The most radical one is to close the sites endangered by tourism. Thailand’s Maya Beach is a concrete example. In 2000, the film “The Beach” starring Leonardo Di Caprio unfolded on Maya Beach, in the Thai island of Ko Phi Phi Le. The scenery is truly majestic and makes everyone dream. A victim of its own success, the 200-meter-long beach saw about 5k tourists every day, coming by speedboats.


In 2018, the decision to close the site was unavoidable to preserve the seabed. It sent a strong statement and raised awareness about the consequences of mass tourism. The tourists themselves often agreed with the decision, reckoning that it’s probably the only way for their (potential) grandchildren to enjoy the site in later years. The locals on the other hand were torn about the decision. Up to 16% of the Thai population earn their livings from tourism. But they don’t want that kind of tourism anymore. They aspire to sustainable tourism: finding the right balance between maximizing profits and minimizing impact on the environment.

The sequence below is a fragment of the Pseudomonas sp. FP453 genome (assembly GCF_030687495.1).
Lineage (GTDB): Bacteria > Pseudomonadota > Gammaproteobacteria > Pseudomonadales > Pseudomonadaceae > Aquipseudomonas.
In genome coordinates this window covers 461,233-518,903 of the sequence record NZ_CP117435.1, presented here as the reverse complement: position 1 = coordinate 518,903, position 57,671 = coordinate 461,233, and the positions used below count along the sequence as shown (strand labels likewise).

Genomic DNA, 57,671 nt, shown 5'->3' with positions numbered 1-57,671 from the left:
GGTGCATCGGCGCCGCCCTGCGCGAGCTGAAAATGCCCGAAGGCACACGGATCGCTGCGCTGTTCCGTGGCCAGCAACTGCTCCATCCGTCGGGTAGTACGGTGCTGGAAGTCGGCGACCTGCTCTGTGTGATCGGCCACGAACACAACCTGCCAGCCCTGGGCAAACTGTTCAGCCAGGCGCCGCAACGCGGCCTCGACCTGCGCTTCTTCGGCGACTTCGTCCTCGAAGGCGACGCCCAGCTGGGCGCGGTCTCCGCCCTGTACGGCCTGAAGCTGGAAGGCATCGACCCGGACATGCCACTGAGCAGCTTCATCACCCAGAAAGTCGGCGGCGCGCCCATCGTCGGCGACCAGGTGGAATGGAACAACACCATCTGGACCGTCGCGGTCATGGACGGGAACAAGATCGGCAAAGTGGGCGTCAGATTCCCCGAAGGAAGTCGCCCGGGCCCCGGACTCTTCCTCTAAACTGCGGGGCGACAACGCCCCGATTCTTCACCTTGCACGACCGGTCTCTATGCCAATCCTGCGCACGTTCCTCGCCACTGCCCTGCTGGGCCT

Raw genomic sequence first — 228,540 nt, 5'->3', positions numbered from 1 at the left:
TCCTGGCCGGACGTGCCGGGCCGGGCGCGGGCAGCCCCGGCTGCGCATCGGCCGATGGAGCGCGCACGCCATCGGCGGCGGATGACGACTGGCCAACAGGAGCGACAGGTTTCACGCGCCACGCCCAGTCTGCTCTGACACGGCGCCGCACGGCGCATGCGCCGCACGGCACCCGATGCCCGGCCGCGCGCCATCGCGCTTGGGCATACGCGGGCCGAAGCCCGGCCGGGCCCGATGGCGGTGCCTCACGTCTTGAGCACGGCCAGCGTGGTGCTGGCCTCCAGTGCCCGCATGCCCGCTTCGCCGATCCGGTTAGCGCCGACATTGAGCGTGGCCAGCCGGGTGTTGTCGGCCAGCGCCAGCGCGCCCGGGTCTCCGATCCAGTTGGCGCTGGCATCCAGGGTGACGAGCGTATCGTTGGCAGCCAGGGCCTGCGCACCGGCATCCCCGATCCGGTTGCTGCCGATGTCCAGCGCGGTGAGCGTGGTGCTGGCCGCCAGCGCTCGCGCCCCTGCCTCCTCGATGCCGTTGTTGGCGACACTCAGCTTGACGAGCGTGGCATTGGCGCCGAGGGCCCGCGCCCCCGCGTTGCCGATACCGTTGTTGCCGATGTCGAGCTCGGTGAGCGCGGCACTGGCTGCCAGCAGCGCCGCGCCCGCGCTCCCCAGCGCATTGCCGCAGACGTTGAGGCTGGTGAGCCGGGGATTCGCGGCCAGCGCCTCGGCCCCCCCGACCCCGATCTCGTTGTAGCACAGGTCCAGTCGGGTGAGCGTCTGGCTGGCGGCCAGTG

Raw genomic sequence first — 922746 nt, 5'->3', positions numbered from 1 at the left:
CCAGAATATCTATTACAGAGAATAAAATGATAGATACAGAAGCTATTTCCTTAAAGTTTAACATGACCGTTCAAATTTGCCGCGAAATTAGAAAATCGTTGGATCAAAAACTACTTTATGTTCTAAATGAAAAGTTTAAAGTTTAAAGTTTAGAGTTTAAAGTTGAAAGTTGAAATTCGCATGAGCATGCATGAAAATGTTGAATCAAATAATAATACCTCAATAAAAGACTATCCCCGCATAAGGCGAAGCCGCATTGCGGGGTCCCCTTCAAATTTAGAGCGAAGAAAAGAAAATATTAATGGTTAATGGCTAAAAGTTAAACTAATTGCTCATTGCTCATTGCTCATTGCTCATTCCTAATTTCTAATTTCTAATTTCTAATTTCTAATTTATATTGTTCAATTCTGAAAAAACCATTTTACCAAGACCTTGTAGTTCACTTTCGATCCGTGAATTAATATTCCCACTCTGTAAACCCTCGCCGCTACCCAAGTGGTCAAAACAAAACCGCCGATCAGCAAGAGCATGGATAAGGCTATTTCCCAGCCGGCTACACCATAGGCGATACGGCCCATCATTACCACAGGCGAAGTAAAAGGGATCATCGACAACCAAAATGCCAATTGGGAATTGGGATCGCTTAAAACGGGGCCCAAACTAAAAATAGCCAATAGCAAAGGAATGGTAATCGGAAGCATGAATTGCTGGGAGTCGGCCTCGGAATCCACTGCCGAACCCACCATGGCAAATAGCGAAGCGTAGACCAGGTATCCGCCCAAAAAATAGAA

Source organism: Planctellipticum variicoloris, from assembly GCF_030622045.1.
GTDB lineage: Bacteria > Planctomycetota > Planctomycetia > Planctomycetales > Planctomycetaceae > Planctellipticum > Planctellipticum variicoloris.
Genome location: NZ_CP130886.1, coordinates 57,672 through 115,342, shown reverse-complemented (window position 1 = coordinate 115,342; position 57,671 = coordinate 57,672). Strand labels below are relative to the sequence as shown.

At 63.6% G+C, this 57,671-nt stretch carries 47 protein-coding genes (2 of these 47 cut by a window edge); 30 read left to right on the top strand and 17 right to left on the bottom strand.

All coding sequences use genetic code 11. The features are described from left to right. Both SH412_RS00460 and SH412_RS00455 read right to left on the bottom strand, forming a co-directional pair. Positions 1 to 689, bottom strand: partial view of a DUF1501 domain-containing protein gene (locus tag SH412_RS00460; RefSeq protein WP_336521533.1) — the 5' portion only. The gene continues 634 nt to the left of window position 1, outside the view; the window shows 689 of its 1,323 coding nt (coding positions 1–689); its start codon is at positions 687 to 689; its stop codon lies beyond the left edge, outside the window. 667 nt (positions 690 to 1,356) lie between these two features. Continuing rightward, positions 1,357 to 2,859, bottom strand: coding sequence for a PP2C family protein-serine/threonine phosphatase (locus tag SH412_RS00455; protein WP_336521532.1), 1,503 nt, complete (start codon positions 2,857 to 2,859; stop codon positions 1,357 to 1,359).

Yet, the closing solution is only partly satisfying. First, tourists kept coming even though they were stopped 300 meters away from the beach and couldn’t take a swim anymore. Then, it led loads of tourists to neighbouring beaches. Eventually, it didn’t solve the issue, just moved the problem. Indeed, it seems impossible to close all the endangered sites (except during the pandemic, you got me!).


Implementing quotas is another solution, often favoured by the public. Access to France’s Mont-Blanc is limited to 214 mountaineers per day; The Waves in Arizona can be witnessed by 20 lucky tourists a day, picked by a lottery; Dubrovnik’s Mayor authorises only 4k cruise-tourists to visit the medieval Croatian city each day (trying to avoid ending up like Venice in Italy); etc.